Young People’s Wellbeing During the COVID-19 Crisis

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Summary of report content

346 young people in Kingston and Richmond took part in Youth Out Loud!’s survey and responded to questions about their mental & physical health and about accessing healthcare services & information.

Overall, the majority of young people reported improved or stable mental health during lockdown. Worse mental health was seen among 15- and 17-year olds, and among more females than males; with the most common reasons being not seeing friends and loved ones. A decrease in pressure from school and more time to reflect contributed to improved mental health, especially in 13, 14 and 16-year olds. Many young people reported using the creative arts to maintain good mental health. The majority of young people who could access the help they needed rated their mental and physical health more positively. Physical exercise was a key factor in maintaining good physical health; most of those who didn’t or couldn’t pursue it reported worse or much worse physical health. Almost half the young people that participated in the survey found physical healthcare to be neither worse nor better than pre-lockdown. However, the majority of young people with health conditions and/or disabilities said that the service they received was worse. Young people felt that young people’s service providers could support them to identify age-suitable online resources within the abundant information available, while accessing clearer and evidence-based resources.

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General details

Report title 
Young People’s Wellbeing During the COVID-19 Crisis
Local Healthwatch 
Healthwatch Kingston upon Thames
Healthwatch Richmond upon Thames
Date of publication 
Wednesday, 21 October, 2020
Date evidence capture began 
Monday, 18 May, 2020
Date evidence capture finished 
Friday, 26 June, 2020
Type of report 
Key themes 
Continuity of care
Digitalisation of services
Health promotion
Holistic support
Information providing
Lifestyle and wellbeing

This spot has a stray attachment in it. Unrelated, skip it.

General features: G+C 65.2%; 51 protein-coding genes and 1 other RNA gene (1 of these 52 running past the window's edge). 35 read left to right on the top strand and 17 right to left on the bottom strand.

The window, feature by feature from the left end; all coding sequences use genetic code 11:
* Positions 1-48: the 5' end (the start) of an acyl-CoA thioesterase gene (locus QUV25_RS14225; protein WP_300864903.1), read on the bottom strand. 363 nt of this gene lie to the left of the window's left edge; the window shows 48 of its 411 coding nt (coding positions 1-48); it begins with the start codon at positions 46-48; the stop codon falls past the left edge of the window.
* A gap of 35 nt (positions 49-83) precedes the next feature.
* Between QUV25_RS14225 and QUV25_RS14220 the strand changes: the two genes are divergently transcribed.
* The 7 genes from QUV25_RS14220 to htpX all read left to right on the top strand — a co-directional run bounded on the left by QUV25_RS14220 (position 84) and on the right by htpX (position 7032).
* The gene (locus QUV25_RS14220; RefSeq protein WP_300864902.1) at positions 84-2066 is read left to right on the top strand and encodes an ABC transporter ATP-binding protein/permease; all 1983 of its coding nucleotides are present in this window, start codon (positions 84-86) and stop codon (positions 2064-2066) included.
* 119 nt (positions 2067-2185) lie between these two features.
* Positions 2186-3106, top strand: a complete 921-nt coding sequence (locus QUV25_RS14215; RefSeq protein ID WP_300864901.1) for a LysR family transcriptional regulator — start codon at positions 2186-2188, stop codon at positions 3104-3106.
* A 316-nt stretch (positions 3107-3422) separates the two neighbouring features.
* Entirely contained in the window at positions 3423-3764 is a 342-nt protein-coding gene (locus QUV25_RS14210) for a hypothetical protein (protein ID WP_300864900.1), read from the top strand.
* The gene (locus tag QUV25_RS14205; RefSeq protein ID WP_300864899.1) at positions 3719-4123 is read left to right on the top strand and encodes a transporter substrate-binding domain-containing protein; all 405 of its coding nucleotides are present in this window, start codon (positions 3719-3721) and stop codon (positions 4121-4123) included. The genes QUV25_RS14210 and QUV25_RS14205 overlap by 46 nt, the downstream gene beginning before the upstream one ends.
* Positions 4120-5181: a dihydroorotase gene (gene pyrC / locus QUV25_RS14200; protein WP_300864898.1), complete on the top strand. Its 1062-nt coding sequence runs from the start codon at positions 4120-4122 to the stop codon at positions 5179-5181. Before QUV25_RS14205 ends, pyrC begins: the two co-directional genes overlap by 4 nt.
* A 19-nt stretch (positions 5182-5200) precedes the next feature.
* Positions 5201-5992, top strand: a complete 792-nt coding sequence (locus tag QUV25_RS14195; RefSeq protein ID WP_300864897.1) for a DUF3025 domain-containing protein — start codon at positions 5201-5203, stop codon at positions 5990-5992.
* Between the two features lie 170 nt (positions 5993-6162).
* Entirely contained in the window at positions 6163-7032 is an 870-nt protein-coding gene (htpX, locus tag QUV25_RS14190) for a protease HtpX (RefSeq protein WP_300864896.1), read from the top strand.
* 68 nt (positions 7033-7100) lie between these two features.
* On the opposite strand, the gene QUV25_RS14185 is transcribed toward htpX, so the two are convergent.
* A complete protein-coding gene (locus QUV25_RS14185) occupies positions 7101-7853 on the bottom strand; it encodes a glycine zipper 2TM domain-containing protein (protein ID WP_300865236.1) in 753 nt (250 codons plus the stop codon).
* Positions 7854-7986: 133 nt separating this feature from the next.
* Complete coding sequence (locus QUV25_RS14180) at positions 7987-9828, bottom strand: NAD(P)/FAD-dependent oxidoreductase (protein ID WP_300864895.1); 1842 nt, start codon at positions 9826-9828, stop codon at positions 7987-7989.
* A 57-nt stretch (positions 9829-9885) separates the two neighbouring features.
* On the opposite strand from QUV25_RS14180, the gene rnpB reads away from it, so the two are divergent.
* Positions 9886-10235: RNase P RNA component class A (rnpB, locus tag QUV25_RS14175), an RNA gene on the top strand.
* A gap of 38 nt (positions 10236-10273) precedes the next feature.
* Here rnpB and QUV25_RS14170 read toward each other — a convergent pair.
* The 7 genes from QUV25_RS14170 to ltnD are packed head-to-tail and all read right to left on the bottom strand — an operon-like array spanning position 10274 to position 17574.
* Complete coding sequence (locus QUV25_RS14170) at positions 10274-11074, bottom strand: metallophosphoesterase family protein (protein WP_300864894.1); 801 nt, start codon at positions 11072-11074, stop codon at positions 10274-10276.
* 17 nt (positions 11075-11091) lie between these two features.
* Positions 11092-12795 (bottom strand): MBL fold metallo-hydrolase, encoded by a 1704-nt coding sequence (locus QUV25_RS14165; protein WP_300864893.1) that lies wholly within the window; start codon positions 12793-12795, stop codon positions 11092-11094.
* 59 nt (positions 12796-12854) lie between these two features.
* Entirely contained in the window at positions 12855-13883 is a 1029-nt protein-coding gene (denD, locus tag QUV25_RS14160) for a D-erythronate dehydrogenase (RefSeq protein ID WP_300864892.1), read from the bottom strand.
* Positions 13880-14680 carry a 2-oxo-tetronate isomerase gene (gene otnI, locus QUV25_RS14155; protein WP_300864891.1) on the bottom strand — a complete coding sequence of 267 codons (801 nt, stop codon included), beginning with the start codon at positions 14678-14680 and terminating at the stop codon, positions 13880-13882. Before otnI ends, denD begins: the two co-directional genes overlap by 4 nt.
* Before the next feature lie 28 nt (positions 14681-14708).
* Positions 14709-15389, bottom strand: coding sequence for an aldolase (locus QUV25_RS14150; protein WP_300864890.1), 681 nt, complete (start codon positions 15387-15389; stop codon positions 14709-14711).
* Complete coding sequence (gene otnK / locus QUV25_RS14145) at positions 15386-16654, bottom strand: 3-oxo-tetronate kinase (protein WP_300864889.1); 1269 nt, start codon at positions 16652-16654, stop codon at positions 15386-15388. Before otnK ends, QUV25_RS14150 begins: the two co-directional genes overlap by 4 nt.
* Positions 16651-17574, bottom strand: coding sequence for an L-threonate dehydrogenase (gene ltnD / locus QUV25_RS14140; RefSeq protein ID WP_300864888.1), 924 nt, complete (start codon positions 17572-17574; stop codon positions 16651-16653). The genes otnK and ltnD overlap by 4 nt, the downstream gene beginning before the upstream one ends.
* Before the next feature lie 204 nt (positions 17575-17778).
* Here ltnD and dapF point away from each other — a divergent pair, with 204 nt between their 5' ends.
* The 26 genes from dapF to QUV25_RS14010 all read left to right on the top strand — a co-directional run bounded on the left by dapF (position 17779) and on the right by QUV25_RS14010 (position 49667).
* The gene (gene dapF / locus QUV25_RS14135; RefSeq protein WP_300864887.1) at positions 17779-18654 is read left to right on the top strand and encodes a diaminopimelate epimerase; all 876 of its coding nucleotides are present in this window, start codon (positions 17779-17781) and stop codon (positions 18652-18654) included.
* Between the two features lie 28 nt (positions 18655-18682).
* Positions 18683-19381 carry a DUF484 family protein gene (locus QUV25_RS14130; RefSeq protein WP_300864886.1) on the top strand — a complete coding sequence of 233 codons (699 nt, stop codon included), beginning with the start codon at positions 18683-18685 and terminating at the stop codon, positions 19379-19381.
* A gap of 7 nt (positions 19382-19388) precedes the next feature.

Healthwatch reference number 

Methodology and approach

Was the work undertaken at the request of another organisation? 
What type of organisation requested the work 
If this work has been done in partnership, who is the partner? 
Youth Out Loud! (YOL!)- a group of young people aged 13-17
Primary research method used 
How was the information collected? 
If an Enter and View methodology was applied, was the visit announced or unannounced? 

Details of health and care services included in the report

Primary care services 
Dentist (non-hospital)
GP practice
Mental health services 
Child and adolescent mental health services (CAMHS)

Details of people who shared their views

Number of people who shared their views 
Age group 
1-15 years
16-17 years
Sexual orientation 
Not known
Does the information include public's views? 
Does the information include carer's, friend's or relative's views? 
Does the information include staff's views? 
Types of health and care professionals engaged 
Does the information include other people's views? 
What was the main sentiment of the people who shared their views? 

Outcomes and impact

Were recommendations made by local Healthwatch in the report? 
Does the information contain a response from a provider? 
Is there evidence of impact in the report? 
Is there evidence of impact external to the report? 

Network Impact
Relationships that exist locally, regionally, nationally have benefited from the work undertaken in the report
Implied Impact
Where it is implied that change may occur in the future as a result of Healthwatch work. This can be implied in a provider  response, press release or other source. Implied impact can become tangible impact once change has occurred.
Tangible Impact
There is evidence of change that can be directly attributed to Healthwatch work undertaken in the report.